Gold fever has struck many a soul and once you’ve been bitten, it’s hard to cure without gold in your pan. Panning for gold has helped build the world as we now it and has now become a hobby for those who yearn for the old west way of life. Bonanzas have been replaced by highly technical and economically efficient mining operations, but with a whole lot of heart and a bit of luck, the cure for the fever may not be far from reach.
Basic gold panning requires only two fundamental necessities, a gold pan and a gold bearing water source. Creeks, rivers, and streams across the United States contain gold, from California to Georgia, but gold rich seams may be few and far between. Modern bonanzas are rare, especially for the weekend prospector, but that certainly doesn’t mean you can’t have fun chasing the original American dream.
If you are lucky enough to live in a gold bearing state than half the battle has been won already. Historically gold rich states still produce gold and continue to produce gold, although not on the scale we read about in history books. Finding a water source that contains gold is the first and most important step in panning for gold. Research where gold has been found in the past by visiting museums, reading history books about the location you’re interested in, asking around, or searching the internet.
Once a gold bearing water source has been found, obtaining the necessary tools becomes secondary. At the very least a gold pan is required. They come in many shapes and sizes, but they all serve the same general purpose. Modern pans are generally made of a plastic compound, with variations in diameter, color, and riffles setting them apart. For the beginner most pans will suffice, however the pan must be seasoned before use. To season a new pan, simply take some sand or fine grit sand paper, and rub the pan in a circular motion making sure to season the riffles as well. This scuffs the surface allowing for better gold recovery.
Additional items that will help with gold recovery include a classifier, which sorts out larger rocks allowing only smaller material to enter your pan, a shovel to get material out of the creek bed, and a snuffer bottle, which sucks up and stores any gold that you may find.
After doing a little bit of research to find a gold bearing water source, it’s time to gather your equipment and get out there! Gold is 18 times heavier than water meaning it has a tendency of settling in areas of the creek with low water pressure. Often times this means behind large boulders, downstream from rapids, or in sand bars. For the novice prospector, sand bars are a good place to start since they are generally easily accessible and don’t require specialized equipment to extract any gold they may contain.
Seasonal water cycles replenish the gold in sand bars yearly, as the spring flood waters move gold downstream and relocate it to sand bars. Often nuggets and larger pieces of gold are in deeper waters, but plenty of fine (or float) gold can be found in sand bars. Small gold has a tendency of settling on the inside curves of a creaks bend and is often a good place to start the hunt. If you’re not near a gold bearing water source, bags of pay dirt can be purchased online to practice panning.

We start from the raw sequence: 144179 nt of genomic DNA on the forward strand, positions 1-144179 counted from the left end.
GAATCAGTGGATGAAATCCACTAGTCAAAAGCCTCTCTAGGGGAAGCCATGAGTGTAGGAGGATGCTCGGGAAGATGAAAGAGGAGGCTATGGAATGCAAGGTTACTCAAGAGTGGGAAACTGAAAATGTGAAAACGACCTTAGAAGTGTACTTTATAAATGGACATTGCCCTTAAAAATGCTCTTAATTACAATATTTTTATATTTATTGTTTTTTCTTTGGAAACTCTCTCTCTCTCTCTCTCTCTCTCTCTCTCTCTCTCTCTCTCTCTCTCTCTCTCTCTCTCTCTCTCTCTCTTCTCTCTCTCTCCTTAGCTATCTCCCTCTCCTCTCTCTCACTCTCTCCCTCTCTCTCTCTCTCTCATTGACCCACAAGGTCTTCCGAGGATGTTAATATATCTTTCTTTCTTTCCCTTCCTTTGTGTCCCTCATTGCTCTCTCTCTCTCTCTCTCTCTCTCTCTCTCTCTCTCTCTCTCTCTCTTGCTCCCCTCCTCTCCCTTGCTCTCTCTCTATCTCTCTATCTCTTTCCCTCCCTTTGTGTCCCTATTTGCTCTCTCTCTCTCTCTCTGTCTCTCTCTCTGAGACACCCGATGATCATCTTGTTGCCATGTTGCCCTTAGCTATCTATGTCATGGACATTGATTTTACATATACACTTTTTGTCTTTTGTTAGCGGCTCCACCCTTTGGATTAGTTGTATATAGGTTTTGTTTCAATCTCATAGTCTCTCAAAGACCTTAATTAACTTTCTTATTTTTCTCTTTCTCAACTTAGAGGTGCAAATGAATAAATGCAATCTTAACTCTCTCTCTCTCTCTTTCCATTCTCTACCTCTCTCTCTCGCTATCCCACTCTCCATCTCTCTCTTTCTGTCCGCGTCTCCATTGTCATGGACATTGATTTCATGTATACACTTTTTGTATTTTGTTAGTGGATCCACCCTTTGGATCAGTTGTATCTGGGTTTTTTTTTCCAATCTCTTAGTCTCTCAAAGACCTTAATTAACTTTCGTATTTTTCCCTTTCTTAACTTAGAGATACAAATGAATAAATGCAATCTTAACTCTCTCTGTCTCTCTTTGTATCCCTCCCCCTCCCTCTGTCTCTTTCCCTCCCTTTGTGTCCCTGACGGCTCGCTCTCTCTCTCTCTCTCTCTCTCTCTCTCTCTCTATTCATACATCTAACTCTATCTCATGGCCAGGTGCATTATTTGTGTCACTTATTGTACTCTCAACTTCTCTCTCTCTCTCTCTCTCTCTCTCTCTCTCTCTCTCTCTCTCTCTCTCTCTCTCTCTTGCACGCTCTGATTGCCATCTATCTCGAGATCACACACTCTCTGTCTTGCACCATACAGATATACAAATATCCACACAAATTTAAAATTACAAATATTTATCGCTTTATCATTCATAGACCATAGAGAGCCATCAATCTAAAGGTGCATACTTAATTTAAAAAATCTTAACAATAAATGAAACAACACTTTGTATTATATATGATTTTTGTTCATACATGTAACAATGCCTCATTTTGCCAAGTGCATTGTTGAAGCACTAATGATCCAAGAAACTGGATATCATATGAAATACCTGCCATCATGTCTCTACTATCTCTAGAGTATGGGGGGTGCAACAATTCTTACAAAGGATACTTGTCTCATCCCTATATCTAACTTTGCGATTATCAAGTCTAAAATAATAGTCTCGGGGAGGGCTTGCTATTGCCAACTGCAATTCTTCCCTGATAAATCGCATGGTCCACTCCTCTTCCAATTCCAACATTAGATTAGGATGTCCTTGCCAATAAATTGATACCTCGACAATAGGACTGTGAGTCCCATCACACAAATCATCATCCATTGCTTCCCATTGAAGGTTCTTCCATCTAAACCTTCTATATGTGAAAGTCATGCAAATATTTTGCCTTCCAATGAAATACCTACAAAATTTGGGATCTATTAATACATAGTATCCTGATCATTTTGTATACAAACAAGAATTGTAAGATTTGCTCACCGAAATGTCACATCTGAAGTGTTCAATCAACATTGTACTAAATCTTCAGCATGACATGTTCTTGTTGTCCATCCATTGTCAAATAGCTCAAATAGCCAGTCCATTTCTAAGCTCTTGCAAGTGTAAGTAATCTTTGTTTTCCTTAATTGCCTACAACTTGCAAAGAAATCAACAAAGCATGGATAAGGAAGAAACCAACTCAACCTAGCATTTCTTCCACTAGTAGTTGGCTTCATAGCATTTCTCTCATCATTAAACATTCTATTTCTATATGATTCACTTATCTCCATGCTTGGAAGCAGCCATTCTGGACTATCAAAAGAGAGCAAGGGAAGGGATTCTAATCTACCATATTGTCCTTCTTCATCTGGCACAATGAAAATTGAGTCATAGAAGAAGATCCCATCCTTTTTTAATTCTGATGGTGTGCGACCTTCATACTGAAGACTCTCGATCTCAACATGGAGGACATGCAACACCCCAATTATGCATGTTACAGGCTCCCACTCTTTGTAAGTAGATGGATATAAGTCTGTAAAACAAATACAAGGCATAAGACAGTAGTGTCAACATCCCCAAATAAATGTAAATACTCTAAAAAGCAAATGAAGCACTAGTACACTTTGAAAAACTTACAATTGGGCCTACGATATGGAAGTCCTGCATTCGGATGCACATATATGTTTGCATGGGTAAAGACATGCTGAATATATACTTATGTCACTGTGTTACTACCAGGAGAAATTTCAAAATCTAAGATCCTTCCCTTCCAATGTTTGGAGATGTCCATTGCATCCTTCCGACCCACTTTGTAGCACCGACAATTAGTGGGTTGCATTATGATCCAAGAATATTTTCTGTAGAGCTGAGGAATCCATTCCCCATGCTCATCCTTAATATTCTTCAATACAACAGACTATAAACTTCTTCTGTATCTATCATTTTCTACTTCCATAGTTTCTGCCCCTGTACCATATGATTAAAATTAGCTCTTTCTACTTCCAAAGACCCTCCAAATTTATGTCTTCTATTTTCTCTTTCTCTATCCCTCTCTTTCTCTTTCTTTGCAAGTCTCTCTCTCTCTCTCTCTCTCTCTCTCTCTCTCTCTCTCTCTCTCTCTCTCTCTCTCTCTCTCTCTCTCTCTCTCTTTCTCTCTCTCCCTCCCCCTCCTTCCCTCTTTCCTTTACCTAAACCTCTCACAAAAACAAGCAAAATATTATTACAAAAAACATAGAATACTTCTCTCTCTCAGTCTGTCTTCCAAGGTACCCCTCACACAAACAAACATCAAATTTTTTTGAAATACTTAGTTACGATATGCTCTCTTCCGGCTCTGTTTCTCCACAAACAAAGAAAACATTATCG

Once a prospective sand bar has been found and all the necessary equipment has been gathered, it’s time to start prospecting. If you have a classifier, place it on top of your gold pan and shovel material into it. Placing the pan and classifier in or near the creaks bank will help to classify the material. Splash some water on the material and agitate both the pan and classifier in a circular motion, repeating this action until all of the smaller material has fallen into the pan. The larger rocks can then be dumped out.
Now that all of the smaller material is in your pan, remove the classifier and agitate the pan at a flat angle with all of the material submerged in water so that the heavier material (gold) will fall to the bottom. The key is to loosen the material, without losing any out of the sides. Some people prefer a swirling motion and others go side to side. Each technique works and it is merely a personal preference, the key is to loosen the material so that the gold will fall to the bottom.
For novices, working with less material makes the process easier until good technique has been mastered. With the pan well agitated, lighter material can now be removed. If your pan has riffles, which most do, hold the opposite end of the pan up at a slight angle and submerge the riffled side in water. Move it back and forth, allowing the water to wash away the top layer of lighter material over the edge of the pan. Be sure to not let too much material escape, or you may lose gold as well.
After the top layer of material has been removed, agitate the pan at a flat angle again to allow the gold to settle to the bottom. Then repeat the angled back and forth motion, removing the next layer of material. Continue to repeat this cycle removing layer by layer until only black sand and gold remain in the pan. The first few pans will take time until a good rhythm and technique is developed. It’s helpful to know that most of the heavier materials are darker in color, so when you start to see dark material, it’s time to agitate the pan again.
If you’re lucky there will be some gold at the bottom of your pan. The snuffer bottle works like a suction device and is a helpful tool to remove the fine gold from your pan. They’re cheap and available at most retailers that carry pans.
You’re not likely to strike it rich using these basic prospecting tools, but for little investment you can still chase the gold rush and maybe find a little gold of your own. Prospecting is a great way to get outside and enjoy the outdoors. There are many resources available to those new to prospecting and many experienced prospectors are more than willing to share their knowledge. Have fun and good luck!